What separates the two I hear you ask?  Apparently it is the egg factor and the use of an oven.  The fritatta is dominated by the egg mixture, whereas it is only used lightly to bind the vegetables in a tortilla.  Both are cooked in a pan, but the fritatta is then slotted into the oven to finish.

Technicalities aside, a fritatta is such an easy and delightful sunny day lunch.

Fritatta on a plate with arugula and toasted almonds

Italian fritatta with arugula and lightly toasted almonds


As I savor the taste, I can’t help but notice that all roads seem to lead back to Rome.  Perhaps someday soon I’ll stop procrastinating and finally write about last week’s trip to Italy.

In the meantime, boun appetito!


Fritatta del Giorno (read: add in whatever is left in the fridge from last night!)

  • 1/2 cup of onions
  • 3 tablespoons of olive oil
  • 1/2 cup of quarter inch thick sliced potatoes
  • 1 cup of diced veges. Red peppers, corgettes, eggplant or similar seem to work well.
  • 4 organic cage free eggs
  • 4 tablespoons of creamed corn (Ah huh! A magic ingredient that keeps it from falling apart)
  • Dashes of salt and pepper
  • 1/4 cup of freshly grated grana pardano stravecchio or parmesan cheese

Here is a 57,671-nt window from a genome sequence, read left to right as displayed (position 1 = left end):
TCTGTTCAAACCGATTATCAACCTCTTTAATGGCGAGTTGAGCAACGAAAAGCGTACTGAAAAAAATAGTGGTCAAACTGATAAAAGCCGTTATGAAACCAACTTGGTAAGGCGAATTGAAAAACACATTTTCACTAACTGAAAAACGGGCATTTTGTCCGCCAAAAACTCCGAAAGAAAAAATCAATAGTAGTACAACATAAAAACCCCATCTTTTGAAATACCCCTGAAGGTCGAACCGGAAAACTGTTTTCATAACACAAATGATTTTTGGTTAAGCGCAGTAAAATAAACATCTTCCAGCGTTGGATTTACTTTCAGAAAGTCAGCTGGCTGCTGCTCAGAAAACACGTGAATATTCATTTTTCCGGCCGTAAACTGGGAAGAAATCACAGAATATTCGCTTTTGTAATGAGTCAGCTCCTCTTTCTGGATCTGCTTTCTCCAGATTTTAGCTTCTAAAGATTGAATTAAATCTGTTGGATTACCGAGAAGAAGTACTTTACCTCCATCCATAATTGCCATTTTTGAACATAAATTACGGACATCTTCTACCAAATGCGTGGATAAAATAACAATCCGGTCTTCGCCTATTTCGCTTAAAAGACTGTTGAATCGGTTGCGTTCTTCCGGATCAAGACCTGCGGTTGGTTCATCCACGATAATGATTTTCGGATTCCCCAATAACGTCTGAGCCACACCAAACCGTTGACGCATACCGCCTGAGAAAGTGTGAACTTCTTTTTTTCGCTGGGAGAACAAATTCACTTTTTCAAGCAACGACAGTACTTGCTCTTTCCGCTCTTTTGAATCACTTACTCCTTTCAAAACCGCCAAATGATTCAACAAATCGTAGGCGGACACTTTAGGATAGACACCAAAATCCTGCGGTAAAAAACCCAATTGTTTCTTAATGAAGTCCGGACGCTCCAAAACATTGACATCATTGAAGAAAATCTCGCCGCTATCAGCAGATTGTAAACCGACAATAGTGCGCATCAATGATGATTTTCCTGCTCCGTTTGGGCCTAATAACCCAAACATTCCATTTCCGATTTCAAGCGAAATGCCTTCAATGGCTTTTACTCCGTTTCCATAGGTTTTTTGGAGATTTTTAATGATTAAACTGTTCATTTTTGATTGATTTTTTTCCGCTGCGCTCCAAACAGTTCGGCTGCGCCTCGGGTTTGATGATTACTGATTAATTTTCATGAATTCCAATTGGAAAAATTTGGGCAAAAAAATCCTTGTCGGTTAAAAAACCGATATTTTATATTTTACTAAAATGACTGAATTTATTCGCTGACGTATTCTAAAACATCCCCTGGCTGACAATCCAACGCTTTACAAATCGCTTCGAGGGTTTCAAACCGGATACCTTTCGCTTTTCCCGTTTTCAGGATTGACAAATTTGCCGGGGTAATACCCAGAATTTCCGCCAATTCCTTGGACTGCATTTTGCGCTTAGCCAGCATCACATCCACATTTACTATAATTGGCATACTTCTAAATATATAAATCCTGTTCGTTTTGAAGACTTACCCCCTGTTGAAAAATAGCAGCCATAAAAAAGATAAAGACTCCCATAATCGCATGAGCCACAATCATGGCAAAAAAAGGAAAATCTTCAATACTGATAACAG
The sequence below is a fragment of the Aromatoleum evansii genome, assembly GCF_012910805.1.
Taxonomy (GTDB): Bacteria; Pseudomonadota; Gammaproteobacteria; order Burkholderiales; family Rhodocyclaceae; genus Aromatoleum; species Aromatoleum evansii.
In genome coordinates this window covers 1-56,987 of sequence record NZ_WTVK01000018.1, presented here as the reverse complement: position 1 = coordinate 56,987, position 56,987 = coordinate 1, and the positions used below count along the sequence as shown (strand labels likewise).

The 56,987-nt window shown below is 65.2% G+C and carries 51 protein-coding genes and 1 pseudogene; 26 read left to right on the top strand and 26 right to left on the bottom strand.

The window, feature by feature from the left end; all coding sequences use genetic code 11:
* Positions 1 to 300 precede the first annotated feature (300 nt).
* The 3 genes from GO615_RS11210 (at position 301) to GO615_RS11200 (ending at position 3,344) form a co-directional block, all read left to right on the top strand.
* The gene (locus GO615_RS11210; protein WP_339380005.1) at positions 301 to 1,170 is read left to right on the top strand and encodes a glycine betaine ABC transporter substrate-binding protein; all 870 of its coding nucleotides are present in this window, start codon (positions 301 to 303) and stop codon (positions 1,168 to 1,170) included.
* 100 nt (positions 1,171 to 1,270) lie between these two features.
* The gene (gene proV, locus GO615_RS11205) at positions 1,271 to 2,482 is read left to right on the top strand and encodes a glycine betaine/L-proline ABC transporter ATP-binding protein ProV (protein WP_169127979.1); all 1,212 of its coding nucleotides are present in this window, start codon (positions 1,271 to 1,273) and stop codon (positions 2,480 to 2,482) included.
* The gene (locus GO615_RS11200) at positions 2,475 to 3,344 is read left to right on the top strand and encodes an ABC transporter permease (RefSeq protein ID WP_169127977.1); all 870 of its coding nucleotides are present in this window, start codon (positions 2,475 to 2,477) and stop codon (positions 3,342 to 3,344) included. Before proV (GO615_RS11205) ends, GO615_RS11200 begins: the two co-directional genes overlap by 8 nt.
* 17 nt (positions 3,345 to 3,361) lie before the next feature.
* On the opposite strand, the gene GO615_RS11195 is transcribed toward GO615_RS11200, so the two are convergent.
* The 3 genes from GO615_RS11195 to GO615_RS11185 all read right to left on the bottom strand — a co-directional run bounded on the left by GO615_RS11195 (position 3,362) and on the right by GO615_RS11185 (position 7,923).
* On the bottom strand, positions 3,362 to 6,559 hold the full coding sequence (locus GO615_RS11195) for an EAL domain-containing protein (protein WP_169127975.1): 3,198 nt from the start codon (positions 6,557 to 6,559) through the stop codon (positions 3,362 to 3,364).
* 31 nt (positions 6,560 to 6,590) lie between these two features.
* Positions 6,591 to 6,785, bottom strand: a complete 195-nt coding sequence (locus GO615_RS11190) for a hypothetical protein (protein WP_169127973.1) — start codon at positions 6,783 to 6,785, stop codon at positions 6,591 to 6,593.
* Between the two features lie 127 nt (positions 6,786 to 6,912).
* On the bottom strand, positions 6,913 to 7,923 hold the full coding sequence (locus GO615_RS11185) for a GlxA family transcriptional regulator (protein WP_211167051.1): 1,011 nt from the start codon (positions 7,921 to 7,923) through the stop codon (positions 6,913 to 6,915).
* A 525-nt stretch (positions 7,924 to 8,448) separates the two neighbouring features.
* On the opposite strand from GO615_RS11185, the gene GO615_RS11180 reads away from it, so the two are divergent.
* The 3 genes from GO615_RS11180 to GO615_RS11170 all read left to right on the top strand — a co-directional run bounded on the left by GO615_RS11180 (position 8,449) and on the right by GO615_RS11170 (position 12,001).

In a small skillet on medium low heat, cook the onions and potato slices in a tablespoon of oil for 5 minutes.  Add the remaining vegetables and cook until they soften, but are not fully done.  Remove the filling from the skillet and set the filling aside.  Wipe the skillet clean, add the remaining olive oil and heat on the stove top.  Preheat the grill on low.

Beat the eggs in a bowl, and add the creamed corn.  Season with salt and pepper.  Once the skillet is hot, pour the egg mixture into the pan.  It should bubble around the sides.  Let it cook for 1 – 2 minutes, then add the vegetable filling directly into the pan.  Let it keep cooking on medium high heat until the edges start to firm up, and the center is still a little floppy.

Sprinkle the grated cheese on top of the fritatta, then place the skillet under the grill.  This should firm up the center of the fritatta, and also melt the grana cheese, making a delicious slightly saltier top.  Keep watch, and when the egg mixture looks solid on top but still jiggles a little when you shake the pan, remove from the broiler.  Removing at this point and letting it stand for 5 minutes will allow the fritatta to keep cooking to perfection.

Break out some cava, prosecco or what ever takes your fancy and enjoy!